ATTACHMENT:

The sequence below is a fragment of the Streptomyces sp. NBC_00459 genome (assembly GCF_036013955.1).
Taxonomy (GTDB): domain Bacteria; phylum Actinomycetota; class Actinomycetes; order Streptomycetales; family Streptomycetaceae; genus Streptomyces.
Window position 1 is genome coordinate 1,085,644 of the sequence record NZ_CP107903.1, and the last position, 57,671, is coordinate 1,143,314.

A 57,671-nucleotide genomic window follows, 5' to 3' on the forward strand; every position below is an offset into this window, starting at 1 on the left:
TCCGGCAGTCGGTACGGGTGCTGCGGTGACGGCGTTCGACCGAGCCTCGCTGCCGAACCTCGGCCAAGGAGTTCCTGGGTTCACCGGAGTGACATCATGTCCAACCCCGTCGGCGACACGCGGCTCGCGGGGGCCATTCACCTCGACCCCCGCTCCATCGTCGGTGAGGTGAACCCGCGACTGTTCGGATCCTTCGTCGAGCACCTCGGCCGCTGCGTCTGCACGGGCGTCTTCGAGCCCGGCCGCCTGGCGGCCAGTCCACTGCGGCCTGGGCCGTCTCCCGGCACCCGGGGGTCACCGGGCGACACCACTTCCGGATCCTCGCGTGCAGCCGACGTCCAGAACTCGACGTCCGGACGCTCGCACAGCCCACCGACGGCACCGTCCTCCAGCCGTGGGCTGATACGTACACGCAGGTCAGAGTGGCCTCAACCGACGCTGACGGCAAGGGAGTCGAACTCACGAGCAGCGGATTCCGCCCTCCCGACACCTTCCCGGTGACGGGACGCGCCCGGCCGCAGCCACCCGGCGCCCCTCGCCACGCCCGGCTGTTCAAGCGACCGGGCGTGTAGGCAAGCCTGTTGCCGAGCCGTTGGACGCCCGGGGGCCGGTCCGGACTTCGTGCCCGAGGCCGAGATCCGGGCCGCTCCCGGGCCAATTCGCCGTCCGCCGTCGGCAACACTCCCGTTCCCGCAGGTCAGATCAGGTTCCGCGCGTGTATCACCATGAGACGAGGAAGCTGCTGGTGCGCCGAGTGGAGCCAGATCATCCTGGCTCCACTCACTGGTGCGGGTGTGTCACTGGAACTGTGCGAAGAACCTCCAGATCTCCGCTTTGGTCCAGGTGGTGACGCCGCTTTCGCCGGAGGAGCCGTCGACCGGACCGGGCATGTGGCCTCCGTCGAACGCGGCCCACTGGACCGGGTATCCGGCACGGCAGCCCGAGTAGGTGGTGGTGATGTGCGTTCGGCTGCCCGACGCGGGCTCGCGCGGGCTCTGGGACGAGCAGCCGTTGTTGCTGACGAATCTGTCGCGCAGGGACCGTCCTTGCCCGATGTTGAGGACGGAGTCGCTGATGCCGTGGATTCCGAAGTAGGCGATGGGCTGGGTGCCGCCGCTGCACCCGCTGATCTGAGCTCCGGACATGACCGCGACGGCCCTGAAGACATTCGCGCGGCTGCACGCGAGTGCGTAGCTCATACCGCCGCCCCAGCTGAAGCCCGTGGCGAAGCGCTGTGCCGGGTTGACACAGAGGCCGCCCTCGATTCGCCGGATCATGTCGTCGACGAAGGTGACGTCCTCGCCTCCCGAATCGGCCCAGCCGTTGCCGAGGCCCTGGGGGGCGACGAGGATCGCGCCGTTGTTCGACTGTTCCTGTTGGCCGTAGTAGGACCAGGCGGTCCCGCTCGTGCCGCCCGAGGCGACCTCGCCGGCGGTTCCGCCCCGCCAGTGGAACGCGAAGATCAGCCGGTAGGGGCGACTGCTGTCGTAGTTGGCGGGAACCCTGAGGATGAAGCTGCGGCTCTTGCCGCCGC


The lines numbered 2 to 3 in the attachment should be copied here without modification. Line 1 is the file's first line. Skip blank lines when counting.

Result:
Taxonomy (GTDB): domain Bacteria; phylum Actinomycetota; class Actinomycetes; order Streptomycetales; family Streptomycetaceae; genus Streptomyces.
Window position 1 is genome coordinate 1,085,644 of the sequence record NZ_CP107903.1, and the last position, 57,671, is coordinate 1,143,314.